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Monopole problem

A magnetic monopole would be a magnet with only one pole. In other words, it would have net magnetic charge. But magnetic monopoles have never been observed or created experimentally. When a magnet with a north and south pole is cut in half, it becomes two magnets, each with its own north and south poles. There doesn't seem to be a way to create a magnet with only one pole. Yet particle theories like Grand Unified Theories and superstring theory predict magnetic monopoles should exist.

In particle theory, a magnetic monopole arises from a topological glitch in the vacuum configuration of gauge fields in a Grand Unified Theory or other gauge unification scenario. The length scale over which this special vacuum configuration exists is called the correlation length of the system. A correlation length cannot be larger than causality would allow, therefore the correlation length for making magnetic monopoles must be at least as big as the horizon size determined by metric of the expanding Universe.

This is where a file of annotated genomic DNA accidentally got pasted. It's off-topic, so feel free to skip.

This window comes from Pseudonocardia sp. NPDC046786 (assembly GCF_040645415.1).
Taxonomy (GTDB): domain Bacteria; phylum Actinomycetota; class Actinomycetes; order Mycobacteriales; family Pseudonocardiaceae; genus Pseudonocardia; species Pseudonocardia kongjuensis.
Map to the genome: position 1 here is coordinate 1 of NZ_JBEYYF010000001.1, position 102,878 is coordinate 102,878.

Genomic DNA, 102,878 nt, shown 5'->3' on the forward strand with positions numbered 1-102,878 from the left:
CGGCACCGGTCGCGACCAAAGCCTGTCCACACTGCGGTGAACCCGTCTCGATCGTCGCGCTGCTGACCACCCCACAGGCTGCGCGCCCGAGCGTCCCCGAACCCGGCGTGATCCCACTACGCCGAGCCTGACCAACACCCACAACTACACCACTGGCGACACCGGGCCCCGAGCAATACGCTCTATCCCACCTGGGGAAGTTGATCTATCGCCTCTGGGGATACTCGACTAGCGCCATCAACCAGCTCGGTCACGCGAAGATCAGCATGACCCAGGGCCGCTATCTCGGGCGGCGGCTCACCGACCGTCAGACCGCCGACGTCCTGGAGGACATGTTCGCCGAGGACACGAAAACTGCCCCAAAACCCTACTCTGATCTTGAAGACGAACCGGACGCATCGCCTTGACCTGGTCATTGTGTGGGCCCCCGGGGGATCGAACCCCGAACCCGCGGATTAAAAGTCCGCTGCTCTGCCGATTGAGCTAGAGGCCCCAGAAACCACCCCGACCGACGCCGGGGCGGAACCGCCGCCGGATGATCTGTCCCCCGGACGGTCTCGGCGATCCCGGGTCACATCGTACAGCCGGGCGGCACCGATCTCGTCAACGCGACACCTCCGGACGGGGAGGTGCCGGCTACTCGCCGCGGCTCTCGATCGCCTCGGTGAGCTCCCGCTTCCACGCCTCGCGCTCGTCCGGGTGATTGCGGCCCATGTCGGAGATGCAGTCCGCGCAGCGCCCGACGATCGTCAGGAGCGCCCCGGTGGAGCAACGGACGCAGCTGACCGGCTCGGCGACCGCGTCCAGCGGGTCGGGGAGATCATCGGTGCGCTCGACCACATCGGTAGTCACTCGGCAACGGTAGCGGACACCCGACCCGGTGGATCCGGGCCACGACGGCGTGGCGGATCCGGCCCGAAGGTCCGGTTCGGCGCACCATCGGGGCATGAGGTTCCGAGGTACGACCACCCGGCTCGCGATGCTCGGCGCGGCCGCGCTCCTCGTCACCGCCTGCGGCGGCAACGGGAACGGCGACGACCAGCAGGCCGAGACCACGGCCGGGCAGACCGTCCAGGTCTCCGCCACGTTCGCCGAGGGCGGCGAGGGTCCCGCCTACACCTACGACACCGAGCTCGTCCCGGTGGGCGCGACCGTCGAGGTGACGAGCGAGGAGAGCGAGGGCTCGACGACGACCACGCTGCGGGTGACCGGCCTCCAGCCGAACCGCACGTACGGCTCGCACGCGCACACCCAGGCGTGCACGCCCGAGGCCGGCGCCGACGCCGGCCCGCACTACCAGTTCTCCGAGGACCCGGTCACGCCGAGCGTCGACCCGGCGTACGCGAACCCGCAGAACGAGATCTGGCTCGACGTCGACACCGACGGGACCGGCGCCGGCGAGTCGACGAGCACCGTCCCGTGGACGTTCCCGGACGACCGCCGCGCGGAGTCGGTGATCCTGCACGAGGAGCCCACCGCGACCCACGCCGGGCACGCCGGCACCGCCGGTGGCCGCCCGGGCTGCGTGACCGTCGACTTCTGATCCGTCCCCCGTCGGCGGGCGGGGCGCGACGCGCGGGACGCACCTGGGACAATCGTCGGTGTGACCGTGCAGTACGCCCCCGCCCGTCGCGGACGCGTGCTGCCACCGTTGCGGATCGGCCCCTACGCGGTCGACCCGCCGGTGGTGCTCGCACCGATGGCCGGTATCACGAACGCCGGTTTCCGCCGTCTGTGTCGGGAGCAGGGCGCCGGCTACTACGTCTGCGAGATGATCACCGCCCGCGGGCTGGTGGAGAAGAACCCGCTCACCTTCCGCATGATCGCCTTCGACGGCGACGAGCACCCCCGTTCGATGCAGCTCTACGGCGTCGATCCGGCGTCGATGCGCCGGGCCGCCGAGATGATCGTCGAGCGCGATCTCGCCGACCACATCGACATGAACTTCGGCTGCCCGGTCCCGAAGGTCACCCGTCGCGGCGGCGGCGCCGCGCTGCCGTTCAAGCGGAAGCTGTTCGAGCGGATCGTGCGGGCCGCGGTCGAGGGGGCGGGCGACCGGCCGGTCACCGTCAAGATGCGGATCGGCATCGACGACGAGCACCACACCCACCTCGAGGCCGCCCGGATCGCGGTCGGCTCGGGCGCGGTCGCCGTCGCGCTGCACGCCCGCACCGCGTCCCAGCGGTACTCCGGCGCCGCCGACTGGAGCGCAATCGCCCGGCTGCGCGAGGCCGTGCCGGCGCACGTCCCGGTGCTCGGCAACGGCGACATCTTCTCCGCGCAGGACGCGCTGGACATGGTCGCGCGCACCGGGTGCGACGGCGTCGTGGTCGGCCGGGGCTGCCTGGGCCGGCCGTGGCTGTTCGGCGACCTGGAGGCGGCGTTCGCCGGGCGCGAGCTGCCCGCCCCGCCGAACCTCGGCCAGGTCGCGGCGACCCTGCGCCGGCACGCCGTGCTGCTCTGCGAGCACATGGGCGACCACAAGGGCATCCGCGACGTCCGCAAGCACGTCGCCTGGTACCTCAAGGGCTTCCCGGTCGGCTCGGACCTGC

According to that logic, there should be at least one magnetic monopole per horizon volume as it was when the symmetry breaking took place. This creates a problem, because it predicts that the monopole density today should be 1011 times the critical density of our Universe, according to the Big Bang model. But so far, physicists have been unable to find even one.



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